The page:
COUNTDOWN TO IGNITION:
SHOES RELEASE FIRST ALL-NEW ALBUM IN 18 YEARS
Legendary power-pop band and indie-rock pioneers’ 15-track disc Ignition due August 14
ZION, Ill. — Shoes, the trailblazing guitar-pop combo from tiny Zion, Illinois -- who in the 1970s prefigured the home-recording DIY boom of the ’90s and beyond -- release their first album of new material since 1994 on August 14, 2012.
Ignitionswitches on with 15 fresh, vital tracks from Shoes’ three founding members and songwriters: bassist-vocalist John Murphy, guitarist-vocalist Jeff Murphy, and guitarist-vocalist Gary Klebe, plus longtime stage drummer John Richardson. Self-produced and released on the band’s own Black Vinyl Records, Ignition not only carries on Shoes’ cult-heroic tradition of edibly tuneful, harmony-honeycombed guitar pop; it ventures intriguingly beyond those comfortable (though undeniably rewarding) borders as well. Altogether the work of seasoned, mature musicians whose singular trajectory as 100-percent self-taught, self-created recording artists has been outside-the-box since it began, Ignition showcases Shoes at their technical and artistic peak.
The album’s release coincides with that of a new book, definitive band chronicle Boys Don’t Lie: A History of Shoesby Mary E. Donnelly (New York college professor and managing editor of PurePopPress.com) with Moira McCormick. It recounts the critically-lionized group’s evolution from rudimentary mid-’70s experiments in cutting their own records at home, through a three-album 1980s tenure at major label Elektra Records, on to a ’90s incarnation as self-sufficient indie artists operating their own full-service label and studio businesses, before coming full-circle back to home recording in the new, post-digital-revolution millennium.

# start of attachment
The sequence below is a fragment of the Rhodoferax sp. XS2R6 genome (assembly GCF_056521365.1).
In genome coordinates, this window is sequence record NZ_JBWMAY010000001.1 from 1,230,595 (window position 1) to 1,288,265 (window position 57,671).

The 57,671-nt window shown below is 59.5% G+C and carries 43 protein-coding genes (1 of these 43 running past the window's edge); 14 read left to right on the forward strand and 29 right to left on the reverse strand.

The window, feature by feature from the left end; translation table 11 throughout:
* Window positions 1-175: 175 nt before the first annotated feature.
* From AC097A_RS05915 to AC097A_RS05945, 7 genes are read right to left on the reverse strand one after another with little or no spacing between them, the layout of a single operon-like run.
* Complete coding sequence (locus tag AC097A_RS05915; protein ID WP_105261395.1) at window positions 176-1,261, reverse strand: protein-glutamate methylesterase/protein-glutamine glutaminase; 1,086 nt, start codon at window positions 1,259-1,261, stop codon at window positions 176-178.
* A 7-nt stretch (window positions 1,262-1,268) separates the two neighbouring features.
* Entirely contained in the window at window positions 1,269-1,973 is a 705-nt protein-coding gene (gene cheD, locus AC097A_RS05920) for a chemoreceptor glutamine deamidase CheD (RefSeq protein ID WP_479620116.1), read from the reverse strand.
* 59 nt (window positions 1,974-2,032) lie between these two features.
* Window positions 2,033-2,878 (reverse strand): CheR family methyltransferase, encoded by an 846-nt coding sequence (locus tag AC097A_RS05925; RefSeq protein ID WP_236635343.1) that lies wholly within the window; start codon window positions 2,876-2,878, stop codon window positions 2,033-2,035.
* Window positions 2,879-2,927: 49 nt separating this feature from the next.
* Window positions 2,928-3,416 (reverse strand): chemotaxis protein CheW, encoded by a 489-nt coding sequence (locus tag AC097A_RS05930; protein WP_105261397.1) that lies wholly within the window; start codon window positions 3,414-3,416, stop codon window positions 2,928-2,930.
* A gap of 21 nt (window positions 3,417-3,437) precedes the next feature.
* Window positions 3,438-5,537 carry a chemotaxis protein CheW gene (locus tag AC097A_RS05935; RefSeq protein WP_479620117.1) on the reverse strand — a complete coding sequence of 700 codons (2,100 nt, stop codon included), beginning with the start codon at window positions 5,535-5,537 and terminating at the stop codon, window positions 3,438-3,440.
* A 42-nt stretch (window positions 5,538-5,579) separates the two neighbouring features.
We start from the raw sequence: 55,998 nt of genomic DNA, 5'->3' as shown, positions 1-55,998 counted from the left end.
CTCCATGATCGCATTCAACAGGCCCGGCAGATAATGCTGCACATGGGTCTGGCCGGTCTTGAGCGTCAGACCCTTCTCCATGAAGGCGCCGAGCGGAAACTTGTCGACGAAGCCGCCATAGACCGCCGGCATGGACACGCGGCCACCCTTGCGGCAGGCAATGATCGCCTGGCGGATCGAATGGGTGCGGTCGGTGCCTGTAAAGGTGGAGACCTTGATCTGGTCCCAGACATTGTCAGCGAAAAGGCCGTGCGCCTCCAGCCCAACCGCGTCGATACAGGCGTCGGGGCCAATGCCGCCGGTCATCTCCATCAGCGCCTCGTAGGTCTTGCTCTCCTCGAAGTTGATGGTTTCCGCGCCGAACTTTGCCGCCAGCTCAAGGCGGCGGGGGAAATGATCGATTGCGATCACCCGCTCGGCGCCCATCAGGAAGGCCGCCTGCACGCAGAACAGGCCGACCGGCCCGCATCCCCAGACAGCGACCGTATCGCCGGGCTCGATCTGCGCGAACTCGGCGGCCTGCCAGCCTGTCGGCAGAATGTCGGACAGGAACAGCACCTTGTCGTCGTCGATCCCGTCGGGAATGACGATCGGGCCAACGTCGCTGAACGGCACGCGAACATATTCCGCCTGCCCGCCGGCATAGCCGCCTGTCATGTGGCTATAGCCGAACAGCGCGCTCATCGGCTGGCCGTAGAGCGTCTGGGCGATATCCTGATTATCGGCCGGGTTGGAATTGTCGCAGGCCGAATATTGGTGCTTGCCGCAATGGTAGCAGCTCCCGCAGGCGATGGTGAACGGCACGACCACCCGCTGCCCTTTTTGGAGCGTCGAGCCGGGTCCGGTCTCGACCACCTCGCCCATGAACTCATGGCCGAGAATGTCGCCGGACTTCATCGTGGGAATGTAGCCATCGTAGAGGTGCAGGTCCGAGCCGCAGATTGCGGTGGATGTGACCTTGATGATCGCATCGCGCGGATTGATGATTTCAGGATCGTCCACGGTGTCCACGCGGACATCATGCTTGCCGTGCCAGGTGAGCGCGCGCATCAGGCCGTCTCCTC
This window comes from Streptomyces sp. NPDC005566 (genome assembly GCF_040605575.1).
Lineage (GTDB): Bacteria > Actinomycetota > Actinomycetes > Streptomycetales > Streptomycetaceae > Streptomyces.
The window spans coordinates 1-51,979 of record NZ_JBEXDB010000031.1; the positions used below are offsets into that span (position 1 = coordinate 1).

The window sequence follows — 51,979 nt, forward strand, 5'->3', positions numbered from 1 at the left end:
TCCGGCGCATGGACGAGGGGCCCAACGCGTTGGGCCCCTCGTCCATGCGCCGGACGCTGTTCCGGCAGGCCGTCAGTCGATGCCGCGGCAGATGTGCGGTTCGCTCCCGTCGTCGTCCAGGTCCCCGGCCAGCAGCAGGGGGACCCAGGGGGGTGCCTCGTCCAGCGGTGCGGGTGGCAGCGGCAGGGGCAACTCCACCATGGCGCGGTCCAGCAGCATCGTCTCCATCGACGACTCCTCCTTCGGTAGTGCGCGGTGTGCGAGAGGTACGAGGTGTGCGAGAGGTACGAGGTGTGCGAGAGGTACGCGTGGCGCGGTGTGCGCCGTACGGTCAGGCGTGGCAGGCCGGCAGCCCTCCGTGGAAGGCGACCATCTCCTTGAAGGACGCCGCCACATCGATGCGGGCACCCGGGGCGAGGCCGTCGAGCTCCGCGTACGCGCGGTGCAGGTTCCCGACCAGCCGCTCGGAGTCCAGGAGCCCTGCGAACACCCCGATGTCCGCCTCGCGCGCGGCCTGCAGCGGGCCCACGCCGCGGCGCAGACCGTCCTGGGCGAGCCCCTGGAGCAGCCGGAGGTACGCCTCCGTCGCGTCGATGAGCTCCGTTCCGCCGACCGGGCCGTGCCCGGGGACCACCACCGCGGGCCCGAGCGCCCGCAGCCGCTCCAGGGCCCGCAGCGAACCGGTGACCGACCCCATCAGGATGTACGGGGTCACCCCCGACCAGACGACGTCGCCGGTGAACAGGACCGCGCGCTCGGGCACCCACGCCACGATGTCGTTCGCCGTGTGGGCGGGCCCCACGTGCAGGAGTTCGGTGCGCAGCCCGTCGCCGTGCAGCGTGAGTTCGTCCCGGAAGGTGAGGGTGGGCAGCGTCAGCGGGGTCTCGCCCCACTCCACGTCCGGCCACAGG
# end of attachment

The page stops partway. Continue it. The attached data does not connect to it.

It was Gary Klebe’s state-of-the-art home studio, in fact, that helped spark Ignition into existence in 2010. Unbeknownst to his cohorts, the singer-guitarist had transformed his unfinished concrete basement into a sophisticated digital-analog hybrid recording facility; he unveiled it to his bandmates in October, shortly after singer-guitarist Jeff Murphy presented them with a new song he’d written, seeking his fellow Shoes’ feedback. But his brother John, along with Klebe, didn’t merely critique Jeff’s stark, stripped-down rumination, “Out of Round”; employing Gary’s new studio gear, they transformed it from a straightforward ballad to a strikingly off-kilter rock track. Written for a friend who’d died suddenly of an infectious brain disease -- but from the perspective of his grief-stricken wife -- “Out of Round” is driven by a measured, minor-key piano figure evoking a barely-getting-by atmosphere of loss, which alternates with guardedly hopeful bursts of the double-time-drummed chorus. “Out of Round” is like nothing else in Shoes’ canon.
And the song’s three-way collaboration process (which hadn’t occurred in quite some years) juiced the Murphy brothers and Klebe into recording more new material, now intended for a group album -- Shoes’ first such project since ’94’s self-released Propeller. Gary brought in a lilting ode to hard-won wisdom called “Nobody to Blame,” along with the sharp-tongued romantic orison “Heaven Help Me” (“What’s not to hate about love?” he inquires pithily.) John, who’d been shaping up a song fragment of his own, found himself stranded at Jeff’s during a Christmas snowstorm; naturally, both Murphys began working on it together, using Jeff’s home studio to demo John’s tune, a cautionary yet supportive offering to an erstwhile love interest titled “In on You” (“You’ll finally see when you put your trust in me/But you made it harder than it had to be”).